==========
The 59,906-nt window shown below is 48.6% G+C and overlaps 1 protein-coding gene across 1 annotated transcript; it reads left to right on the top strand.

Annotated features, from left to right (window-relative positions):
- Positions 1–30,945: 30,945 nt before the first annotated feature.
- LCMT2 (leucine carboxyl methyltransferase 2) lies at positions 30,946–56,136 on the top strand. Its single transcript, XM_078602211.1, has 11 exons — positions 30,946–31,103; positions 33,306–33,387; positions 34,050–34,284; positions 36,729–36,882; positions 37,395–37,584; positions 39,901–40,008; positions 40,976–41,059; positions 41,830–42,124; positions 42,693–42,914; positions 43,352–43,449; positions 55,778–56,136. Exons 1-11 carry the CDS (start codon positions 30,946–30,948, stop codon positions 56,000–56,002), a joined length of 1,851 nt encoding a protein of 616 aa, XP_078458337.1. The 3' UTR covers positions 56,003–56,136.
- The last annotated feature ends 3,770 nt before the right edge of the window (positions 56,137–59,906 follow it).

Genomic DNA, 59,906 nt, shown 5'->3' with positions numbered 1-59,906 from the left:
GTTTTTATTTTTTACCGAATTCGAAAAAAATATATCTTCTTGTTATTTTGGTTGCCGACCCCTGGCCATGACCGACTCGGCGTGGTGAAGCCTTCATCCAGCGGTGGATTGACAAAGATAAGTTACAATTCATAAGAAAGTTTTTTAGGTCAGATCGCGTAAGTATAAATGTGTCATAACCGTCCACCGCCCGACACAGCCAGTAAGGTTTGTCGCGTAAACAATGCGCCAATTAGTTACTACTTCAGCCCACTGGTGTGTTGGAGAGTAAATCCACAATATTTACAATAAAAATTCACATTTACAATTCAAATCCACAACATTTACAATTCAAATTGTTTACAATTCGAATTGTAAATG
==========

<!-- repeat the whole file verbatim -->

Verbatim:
The 59,906-nt window shown below is 48.6% G+C and overlaps 1 protein-coding gene across 1 annotated transcript; it reads left to right on the top strand.

Annotated features, from left to right (window-relative positions):
- Positions 1–30,945: 30,945 nt before the first annotated feature.
- LCMT2 (leucine carboxyl methyltransferase 2) lies at positions 30,946–56,136 on the top strand. Its single transcript, XM_078602211.1, has 11 exons — positions 30,946–31,103; positions 33,306–33,387; positions 34,050–34,284; positions 36,729–36,882; positions 37,395–37,584; positions 39,901–40,008; positions 40,976–41,059; positions 41,830–42,124; positions 42,693–42,914; positions 43,352–43,449; positions 55,778–56,136. Exons 1-11 carry the CDS (start codon positions 30,946–30,948, stop codon positions 56,000–56,002), a joined length of 1,851 nt encoding a protein of 616 aa, XP_078458337.1. The 3' UTR covers positions 56,003–56,136.
- The last annotated feature ends 3,770 nt before the right edge of the window (positions 56,137–59,906 follow it).

Genomic DNA, 59,906 nt, shown 5'->3' with positions numbered 1-59,906 from the left:
GTTTTTATTTTTTACCGAATTCGAAAAAAATATATCTTCTTGTTATTTTGGTTGCCGACCCCTGGCCATGACCGACTCGGCGTGGTGAAGCCTTCATCCAGCGGTGGATTGACAAAGATAAGTTACAATTCATAAGAAAGTTTTTTAGGTCAGATCGCGTAAGTATAAATGTGTCATAACCGTCCACCGCCCGACACAGCCAGTAAGGTTTGTCGCGTAAACAATGCGCCAATTAGTTACTACTTCAGCCCACTGGTGTGTTGGAGAGTAAATCCACAATATTTACAATAAAAATTCACATTTACAATTCAAATCCACAACATTTACAATTCAAATTGTTTACAATTCGAATTGTAAATG